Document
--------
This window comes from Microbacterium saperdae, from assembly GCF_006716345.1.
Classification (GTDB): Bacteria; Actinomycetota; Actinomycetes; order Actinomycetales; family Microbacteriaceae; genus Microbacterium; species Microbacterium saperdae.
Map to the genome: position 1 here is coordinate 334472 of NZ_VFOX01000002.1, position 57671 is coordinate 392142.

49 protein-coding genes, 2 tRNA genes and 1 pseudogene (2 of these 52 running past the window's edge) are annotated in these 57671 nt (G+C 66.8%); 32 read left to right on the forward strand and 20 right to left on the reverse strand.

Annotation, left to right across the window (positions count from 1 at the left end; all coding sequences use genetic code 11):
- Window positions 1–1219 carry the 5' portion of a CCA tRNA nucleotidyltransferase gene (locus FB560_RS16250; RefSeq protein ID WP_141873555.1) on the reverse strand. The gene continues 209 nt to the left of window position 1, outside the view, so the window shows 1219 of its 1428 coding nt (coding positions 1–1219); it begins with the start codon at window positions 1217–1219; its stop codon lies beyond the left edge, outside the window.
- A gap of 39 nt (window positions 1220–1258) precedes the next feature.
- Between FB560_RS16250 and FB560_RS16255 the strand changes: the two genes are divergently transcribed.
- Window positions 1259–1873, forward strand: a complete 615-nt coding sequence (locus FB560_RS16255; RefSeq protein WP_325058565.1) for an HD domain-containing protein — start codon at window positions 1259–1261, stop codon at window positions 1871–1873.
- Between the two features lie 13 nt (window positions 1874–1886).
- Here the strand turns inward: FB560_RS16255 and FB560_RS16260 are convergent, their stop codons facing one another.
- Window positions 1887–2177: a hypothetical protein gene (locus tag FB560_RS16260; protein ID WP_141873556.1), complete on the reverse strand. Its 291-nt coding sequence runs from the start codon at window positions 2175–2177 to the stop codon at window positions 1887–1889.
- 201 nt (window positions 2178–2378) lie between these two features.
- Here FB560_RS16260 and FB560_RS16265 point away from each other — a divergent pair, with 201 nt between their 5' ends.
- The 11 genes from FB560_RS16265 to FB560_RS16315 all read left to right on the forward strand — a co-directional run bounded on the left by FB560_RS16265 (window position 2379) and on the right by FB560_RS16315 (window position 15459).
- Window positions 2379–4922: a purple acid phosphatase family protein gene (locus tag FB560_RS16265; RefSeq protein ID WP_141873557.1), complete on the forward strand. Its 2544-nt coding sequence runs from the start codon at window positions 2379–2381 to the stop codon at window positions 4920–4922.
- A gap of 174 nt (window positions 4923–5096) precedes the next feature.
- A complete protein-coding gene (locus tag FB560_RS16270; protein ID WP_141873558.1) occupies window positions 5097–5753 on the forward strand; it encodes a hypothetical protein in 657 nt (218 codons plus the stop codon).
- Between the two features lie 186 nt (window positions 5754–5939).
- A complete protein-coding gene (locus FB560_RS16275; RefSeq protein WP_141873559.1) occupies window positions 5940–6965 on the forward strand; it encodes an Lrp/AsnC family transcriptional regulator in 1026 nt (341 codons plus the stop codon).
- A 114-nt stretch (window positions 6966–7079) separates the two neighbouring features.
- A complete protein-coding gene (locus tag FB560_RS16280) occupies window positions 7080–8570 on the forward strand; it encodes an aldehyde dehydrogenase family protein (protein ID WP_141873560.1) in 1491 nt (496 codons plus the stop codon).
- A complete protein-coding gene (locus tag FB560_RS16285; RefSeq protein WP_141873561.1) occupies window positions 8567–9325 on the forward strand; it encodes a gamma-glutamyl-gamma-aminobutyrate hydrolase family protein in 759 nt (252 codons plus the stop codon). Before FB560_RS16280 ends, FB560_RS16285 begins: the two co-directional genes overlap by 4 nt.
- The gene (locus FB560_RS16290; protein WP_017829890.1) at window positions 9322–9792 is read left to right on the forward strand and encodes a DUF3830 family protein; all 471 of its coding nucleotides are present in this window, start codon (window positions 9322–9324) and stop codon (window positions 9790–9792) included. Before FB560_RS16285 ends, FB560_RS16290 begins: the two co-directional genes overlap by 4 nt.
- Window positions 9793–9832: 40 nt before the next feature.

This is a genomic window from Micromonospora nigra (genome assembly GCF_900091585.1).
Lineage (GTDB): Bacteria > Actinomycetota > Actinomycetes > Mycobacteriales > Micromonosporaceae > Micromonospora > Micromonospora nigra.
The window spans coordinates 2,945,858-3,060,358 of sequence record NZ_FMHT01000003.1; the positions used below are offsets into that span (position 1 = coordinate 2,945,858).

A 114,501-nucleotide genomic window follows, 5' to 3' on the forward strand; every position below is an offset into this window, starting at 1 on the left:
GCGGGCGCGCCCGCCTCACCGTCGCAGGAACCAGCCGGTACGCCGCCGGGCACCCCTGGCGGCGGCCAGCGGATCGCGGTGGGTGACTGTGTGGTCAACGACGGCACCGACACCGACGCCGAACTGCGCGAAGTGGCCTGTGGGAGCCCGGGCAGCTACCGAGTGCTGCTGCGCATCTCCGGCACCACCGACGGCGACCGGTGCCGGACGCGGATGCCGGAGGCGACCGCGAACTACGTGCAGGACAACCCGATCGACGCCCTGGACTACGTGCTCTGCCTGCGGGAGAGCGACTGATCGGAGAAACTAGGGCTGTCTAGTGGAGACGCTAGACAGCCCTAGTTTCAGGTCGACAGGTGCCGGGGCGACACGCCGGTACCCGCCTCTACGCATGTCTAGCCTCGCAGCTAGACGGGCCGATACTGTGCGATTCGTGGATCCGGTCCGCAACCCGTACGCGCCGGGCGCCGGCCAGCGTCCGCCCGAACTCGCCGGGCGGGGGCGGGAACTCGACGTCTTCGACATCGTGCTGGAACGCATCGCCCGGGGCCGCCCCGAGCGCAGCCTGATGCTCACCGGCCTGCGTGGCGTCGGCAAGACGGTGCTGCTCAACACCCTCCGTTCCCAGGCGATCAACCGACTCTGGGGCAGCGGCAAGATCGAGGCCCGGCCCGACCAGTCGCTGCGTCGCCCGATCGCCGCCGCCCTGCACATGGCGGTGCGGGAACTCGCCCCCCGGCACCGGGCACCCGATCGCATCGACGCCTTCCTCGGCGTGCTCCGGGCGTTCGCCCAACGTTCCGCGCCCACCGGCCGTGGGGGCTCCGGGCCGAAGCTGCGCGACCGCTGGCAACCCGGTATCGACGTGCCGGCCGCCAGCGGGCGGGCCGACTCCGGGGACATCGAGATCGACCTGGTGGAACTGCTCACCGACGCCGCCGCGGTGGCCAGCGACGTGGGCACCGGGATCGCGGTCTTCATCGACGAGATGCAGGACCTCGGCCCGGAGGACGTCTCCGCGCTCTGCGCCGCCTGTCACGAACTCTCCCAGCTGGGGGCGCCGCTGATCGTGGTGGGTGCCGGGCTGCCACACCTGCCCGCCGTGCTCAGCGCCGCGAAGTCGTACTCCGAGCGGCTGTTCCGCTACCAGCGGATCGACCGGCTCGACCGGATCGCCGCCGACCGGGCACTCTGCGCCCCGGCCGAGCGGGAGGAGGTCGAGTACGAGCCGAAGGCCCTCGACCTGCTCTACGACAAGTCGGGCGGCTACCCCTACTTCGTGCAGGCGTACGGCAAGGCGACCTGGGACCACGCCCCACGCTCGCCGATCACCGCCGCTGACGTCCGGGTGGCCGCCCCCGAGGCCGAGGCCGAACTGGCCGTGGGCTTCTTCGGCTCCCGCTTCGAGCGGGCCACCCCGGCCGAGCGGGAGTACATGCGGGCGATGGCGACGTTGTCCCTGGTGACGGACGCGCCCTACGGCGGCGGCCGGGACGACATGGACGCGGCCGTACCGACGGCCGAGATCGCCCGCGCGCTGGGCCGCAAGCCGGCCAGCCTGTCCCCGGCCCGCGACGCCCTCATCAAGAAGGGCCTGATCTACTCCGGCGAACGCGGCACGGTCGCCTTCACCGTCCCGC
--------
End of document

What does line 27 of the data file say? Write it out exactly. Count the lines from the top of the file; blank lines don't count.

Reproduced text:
Lineage (GTDB): Bacteria > Actinomycetota > Actinomycetes > Mycobacteriales > Micromonosporaceae > Micromonospora > Micromonospora nigra.